The bottom concrete slab of this parking garage had many cracks that were between 1/4″ to 1/2″ wide. The cracks were left alone for many years allowing water to drain into them. Overtime the concrete slab started to sink because the water started to erode the sub-base.
To help prevent further erosion, we cleaned out the cracks with a saw blade and then filled them with a flexible sealant.
Stay tuned for more pictures in a couple of weeks of other parking garage repairs. We will next be repairing spalling concrete on the slab-on-grade.
Before Repairing Crack In Parking Garage
Concrete Crack Repair in Parking Garage
Expansion joints are those big joints in concrete that typically have either a piece of wood or have an asphalt fiberboard. When pouring the concrete driveway or sidewalk they place these expansion joints to allow the concrete to expand and contract and are also places they have stopped pouring the concrete for the day. Typically there is a piece of rebar going through the expansion strip to prevent the two concrete slabs from moving away from each other.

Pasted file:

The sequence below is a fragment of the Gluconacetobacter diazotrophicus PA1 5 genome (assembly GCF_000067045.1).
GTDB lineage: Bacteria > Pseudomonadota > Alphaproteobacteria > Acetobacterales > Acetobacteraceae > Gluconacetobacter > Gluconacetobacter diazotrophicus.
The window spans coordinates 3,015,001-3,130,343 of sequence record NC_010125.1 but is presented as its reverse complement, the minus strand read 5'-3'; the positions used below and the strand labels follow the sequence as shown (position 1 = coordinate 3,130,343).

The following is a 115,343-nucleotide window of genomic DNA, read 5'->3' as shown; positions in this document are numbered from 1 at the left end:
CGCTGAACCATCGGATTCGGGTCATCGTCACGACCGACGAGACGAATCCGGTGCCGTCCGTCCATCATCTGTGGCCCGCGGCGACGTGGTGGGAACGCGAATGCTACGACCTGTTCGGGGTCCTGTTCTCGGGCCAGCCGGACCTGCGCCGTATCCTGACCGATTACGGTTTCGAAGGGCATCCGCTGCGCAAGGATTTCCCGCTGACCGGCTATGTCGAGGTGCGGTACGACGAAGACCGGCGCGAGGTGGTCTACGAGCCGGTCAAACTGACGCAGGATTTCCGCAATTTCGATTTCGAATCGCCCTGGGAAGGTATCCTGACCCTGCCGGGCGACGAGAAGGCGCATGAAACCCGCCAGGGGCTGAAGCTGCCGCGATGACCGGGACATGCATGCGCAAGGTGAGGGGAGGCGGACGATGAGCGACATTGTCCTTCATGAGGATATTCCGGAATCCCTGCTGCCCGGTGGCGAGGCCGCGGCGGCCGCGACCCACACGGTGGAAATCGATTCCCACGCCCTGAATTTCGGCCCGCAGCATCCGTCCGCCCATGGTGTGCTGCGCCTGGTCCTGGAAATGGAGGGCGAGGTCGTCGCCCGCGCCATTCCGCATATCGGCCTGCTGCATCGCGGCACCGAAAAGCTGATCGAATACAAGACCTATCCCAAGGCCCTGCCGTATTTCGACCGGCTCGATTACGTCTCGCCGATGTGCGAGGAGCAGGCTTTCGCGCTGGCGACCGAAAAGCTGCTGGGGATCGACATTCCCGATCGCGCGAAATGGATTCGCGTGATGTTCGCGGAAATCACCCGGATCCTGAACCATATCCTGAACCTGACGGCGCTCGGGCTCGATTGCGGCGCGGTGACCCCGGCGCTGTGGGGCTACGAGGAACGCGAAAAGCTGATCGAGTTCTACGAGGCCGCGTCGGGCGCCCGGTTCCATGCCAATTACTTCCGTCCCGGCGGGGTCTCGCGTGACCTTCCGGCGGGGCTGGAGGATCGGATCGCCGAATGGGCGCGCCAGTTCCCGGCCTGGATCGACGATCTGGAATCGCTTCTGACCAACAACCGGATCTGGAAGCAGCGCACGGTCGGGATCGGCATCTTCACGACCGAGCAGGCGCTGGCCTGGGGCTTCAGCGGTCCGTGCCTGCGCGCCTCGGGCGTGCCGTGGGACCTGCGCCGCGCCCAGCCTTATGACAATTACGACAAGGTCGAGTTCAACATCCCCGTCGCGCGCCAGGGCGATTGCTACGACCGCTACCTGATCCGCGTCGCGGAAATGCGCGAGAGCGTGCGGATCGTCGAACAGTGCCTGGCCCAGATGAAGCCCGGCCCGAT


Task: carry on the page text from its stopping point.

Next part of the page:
The problem with these expansion strips is that they allow water to migrate down through the joint causing the rebar to rust. Eventually the rebar will break and allow the two concrete slabs to move independently. Another problem with these joints is that they can collect dirt and provide an area for weeds to grow.
There is a solution to these problems; you can have a joint sealant placed over the expansion joint. This will help prevent water migrating down causing the rebar to rust and will also prevent weeds from growing in the joint. The material used is a polyurethane caulk that bonds to both side of the concrete slab creating a complete water seal. Other products such as plastic or foam that are placed in-between the joint do not create that watertight seal like the polyurethane caulking.
If you have the concrete driveway acid stained you can color match the polyurethane caulk to the color of the acid stain. There is the standard grey and sand color available readily and also over 20 other colors that can be costumed made and ordered. There can also be sand sprinkled on top of the wet polyurethane to make it look more like concrete.
Take a look at these photos of an expansion joint that was sealed with sand sprinkled on top of the wet polyurethane sealant.
Expansion Joint Before
For more information visit MVL Concrete.
Expansion Joint Cleaned Out
Expansion Joint With Foam Strip
Expansion Joint Sealed With Sand Broadcasted